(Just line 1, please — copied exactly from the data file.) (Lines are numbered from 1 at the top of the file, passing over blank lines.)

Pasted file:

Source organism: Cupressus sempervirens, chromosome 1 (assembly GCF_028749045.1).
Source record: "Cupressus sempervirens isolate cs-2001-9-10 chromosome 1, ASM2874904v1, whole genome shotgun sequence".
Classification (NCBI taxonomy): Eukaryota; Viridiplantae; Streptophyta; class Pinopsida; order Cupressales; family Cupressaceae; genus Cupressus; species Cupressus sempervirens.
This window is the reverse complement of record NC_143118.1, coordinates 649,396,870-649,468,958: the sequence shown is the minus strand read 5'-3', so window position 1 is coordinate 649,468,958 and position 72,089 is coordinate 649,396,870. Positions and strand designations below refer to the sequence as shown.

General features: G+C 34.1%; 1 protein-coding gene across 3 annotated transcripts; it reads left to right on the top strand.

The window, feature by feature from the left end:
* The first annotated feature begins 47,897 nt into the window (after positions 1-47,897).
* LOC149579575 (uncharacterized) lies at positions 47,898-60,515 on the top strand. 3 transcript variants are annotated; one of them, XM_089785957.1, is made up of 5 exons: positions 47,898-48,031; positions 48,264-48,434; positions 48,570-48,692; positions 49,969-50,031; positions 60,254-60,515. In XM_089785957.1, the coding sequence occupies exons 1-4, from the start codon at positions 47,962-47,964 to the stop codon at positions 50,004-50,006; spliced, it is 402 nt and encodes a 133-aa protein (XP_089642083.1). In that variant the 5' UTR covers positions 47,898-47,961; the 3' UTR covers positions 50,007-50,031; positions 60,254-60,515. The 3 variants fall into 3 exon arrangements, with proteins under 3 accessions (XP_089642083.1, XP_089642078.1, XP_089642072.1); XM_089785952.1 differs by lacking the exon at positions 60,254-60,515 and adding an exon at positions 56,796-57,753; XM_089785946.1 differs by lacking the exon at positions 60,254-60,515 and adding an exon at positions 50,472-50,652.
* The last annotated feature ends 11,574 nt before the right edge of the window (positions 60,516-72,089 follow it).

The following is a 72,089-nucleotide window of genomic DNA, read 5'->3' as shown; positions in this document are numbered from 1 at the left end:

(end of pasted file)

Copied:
Source organism: Cupressus sempervirens, chromosome 1 (assembly GCF_028749045.1).